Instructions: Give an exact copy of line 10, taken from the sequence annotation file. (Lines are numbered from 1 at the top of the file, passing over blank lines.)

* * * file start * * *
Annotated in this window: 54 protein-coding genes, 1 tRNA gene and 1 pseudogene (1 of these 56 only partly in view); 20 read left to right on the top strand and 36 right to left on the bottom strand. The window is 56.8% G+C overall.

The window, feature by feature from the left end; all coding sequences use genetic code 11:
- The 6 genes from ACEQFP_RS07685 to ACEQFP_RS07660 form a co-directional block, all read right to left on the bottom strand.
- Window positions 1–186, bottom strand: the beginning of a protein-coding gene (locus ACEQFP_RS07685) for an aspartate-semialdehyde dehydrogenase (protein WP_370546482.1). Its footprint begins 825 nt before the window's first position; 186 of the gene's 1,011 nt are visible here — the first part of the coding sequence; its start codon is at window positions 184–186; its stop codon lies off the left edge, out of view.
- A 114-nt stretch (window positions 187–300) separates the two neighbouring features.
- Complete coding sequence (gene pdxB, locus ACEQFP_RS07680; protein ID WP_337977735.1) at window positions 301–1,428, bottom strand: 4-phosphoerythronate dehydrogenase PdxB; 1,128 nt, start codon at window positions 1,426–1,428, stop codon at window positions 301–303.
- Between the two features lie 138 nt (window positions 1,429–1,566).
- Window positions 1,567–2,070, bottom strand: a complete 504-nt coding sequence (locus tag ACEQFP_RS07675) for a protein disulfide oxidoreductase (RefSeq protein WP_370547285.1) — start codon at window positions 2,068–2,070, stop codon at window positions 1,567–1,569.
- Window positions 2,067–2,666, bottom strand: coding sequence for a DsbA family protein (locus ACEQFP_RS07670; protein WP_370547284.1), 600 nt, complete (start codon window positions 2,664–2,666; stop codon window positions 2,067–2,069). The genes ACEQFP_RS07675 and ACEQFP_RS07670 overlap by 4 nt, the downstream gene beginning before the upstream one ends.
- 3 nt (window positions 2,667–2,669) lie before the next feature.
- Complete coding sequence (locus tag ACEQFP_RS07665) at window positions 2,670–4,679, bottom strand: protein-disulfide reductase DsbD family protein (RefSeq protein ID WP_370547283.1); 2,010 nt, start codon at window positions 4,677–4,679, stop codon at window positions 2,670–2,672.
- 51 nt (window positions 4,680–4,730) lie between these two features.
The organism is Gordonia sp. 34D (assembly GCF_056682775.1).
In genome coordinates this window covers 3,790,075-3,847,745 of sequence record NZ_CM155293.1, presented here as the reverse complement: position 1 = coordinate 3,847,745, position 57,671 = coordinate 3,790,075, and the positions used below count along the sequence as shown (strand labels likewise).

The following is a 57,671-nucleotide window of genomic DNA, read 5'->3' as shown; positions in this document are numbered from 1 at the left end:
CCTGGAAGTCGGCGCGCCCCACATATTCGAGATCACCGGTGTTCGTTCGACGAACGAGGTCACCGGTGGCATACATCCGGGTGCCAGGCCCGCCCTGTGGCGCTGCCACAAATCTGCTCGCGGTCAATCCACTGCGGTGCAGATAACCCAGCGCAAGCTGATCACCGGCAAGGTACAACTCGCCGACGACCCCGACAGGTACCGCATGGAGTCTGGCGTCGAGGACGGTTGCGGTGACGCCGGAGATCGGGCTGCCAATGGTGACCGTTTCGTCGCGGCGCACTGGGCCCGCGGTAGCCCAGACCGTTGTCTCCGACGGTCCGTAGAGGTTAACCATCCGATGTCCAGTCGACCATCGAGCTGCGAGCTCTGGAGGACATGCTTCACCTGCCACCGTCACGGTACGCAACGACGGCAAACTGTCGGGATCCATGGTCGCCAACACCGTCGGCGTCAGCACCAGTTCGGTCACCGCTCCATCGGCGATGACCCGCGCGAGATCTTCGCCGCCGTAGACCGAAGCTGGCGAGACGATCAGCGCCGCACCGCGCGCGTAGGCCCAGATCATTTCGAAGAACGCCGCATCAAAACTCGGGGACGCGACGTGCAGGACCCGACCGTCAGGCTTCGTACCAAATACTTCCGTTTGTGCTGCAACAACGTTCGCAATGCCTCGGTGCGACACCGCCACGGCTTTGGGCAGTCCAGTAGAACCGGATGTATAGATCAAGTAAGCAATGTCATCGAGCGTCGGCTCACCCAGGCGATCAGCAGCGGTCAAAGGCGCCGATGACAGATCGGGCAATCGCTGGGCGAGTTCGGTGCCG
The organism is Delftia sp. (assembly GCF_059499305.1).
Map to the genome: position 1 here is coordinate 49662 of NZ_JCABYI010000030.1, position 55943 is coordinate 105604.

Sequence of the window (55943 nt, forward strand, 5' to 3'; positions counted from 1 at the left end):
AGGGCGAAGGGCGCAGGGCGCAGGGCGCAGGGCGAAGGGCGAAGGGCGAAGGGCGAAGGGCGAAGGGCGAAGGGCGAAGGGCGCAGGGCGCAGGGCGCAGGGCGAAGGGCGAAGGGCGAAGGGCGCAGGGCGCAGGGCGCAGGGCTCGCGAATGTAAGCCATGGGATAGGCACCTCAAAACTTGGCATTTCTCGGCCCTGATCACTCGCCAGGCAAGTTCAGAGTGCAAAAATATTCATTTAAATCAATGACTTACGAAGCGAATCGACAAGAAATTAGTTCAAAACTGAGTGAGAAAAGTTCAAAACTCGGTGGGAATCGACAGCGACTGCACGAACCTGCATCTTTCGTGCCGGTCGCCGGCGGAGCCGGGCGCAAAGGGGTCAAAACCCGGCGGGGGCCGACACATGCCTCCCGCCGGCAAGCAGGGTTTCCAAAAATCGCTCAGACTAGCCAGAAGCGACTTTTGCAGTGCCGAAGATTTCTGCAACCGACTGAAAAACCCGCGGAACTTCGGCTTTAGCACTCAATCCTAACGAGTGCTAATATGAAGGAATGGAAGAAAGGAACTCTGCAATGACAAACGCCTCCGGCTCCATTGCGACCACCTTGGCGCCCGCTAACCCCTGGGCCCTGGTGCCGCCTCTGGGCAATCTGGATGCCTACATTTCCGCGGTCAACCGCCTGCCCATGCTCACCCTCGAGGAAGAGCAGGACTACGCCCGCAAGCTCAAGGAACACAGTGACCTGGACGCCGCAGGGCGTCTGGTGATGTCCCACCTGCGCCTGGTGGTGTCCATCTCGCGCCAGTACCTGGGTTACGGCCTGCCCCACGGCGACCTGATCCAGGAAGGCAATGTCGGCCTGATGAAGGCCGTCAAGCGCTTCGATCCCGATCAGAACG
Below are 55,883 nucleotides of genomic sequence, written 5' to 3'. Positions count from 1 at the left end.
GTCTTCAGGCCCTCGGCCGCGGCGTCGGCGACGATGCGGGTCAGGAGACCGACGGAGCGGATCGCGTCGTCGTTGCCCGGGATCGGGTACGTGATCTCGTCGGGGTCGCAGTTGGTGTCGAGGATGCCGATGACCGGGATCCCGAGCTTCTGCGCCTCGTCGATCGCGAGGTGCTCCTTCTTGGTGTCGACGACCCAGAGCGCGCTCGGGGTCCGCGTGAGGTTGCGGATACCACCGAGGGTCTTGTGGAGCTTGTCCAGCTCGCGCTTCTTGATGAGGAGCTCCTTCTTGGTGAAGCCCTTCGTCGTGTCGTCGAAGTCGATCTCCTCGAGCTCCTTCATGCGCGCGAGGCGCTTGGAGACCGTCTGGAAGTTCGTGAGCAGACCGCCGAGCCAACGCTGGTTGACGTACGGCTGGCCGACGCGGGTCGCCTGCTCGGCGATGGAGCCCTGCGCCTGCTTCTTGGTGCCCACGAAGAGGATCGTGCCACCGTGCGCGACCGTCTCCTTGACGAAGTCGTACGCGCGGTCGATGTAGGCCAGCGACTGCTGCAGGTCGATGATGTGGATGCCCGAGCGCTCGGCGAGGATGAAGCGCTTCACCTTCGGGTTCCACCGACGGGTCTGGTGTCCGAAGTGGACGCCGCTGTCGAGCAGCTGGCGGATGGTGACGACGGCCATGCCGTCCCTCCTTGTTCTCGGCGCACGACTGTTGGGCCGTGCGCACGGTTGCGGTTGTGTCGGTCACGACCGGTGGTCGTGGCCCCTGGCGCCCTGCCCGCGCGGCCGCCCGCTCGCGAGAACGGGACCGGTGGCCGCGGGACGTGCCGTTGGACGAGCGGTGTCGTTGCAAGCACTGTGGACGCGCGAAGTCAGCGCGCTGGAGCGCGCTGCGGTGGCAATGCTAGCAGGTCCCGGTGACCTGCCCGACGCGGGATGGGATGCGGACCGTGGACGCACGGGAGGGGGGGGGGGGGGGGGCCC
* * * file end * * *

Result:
- 3 nt (window positions 2,667–2,669) lie before the next feature.